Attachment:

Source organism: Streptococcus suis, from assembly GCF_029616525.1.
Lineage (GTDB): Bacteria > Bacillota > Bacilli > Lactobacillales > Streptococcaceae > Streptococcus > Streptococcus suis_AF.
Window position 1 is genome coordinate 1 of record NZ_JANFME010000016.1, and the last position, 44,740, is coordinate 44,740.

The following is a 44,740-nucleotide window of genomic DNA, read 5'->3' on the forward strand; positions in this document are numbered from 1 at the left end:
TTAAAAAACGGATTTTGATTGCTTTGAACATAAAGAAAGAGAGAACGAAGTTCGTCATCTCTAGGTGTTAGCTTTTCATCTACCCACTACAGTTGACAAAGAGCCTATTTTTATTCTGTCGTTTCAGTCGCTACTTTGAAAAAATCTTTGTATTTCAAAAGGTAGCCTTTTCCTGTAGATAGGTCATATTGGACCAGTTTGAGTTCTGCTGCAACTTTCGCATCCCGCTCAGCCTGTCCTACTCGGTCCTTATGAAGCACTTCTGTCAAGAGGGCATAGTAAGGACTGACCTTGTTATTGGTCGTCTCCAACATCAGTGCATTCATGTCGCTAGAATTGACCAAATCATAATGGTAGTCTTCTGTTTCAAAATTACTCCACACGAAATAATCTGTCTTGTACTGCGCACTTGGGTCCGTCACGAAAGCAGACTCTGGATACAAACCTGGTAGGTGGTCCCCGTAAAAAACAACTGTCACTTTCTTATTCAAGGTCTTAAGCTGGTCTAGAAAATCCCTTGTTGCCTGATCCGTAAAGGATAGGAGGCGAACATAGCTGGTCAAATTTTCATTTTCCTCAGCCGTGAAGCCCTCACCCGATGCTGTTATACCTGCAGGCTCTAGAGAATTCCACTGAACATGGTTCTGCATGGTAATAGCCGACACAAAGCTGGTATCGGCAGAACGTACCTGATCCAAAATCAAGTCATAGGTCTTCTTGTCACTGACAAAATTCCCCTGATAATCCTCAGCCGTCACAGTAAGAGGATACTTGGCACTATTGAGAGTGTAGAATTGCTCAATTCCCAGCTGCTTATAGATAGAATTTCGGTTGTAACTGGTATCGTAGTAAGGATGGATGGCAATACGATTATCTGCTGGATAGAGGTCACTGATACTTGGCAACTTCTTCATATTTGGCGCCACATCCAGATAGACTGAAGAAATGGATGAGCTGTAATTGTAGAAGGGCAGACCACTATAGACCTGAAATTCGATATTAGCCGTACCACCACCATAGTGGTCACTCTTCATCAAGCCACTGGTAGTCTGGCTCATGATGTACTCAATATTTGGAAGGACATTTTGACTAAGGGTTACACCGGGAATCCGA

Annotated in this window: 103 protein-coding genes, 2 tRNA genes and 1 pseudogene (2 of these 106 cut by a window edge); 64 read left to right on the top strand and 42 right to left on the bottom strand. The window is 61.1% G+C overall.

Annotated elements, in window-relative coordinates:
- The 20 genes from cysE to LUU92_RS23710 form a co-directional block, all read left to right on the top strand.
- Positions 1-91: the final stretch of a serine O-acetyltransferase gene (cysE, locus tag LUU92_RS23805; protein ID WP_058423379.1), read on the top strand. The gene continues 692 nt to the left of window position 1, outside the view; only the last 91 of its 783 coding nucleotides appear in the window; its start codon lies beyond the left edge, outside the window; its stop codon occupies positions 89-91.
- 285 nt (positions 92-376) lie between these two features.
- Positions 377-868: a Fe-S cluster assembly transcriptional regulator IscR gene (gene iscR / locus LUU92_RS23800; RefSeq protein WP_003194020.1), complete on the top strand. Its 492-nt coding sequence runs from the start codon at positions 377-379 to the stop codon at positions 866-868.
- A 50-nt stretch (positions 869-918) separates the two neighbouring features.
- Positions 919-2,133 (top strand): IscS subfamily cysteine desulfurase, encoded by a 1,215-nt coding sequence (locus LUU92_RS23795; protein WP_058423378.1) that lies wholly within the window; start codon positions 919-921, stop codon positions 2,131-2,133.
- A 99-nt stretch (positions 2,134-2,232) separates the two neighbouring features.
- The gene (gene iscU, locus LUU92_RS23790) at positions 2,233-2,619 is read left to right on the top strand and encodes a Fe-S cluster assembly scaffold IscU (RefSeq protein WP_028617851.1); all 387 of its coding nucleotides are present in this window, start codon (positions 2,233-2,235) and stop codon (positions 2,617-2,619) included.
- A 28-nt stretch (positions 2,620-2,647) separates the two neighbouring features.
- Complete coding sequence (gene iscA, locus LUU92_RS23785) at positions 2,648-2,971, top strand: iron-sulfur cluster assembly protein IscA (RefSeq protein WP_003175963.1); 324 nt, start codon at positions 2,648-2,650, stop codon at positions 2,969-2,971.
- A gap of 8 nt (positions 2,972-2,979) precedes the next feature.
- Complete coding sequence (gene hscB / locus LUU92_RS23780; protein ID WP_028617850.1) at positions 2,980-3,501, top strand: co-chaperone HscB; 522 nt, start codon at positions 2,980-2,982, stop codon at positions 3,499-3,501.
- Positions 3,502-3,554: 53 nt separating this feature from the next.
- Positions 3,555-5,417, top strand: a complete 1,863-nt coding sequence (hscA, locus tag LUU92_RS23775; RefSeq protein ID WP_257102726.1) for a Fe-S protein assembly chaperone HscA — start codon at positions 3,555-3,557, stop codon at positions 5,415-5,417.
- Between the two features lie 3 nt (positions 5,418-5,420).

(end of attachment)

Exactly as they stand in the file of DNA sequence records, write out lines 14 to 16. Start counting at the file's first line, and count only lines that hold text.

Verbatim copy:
- A 99-nt stretch (positions 2,134-2,232) separates the two neighbouring features.
- The gene (gene iscU, locus LUU92_RS23790) at positions 2,233-2,619 is read left to right on the top strand and encodes a Fe-S cluster assembly scaffold IscU (RefSeq protein WP_028617851.1); all 387 of its coding nucleotides are present in this window, start codon (positions 2,233-2,235) and stop codon (positions 2,617-2,619) included.
- A 28-nt stretch (positions 2,620-2,647) separates the two neighbouring features.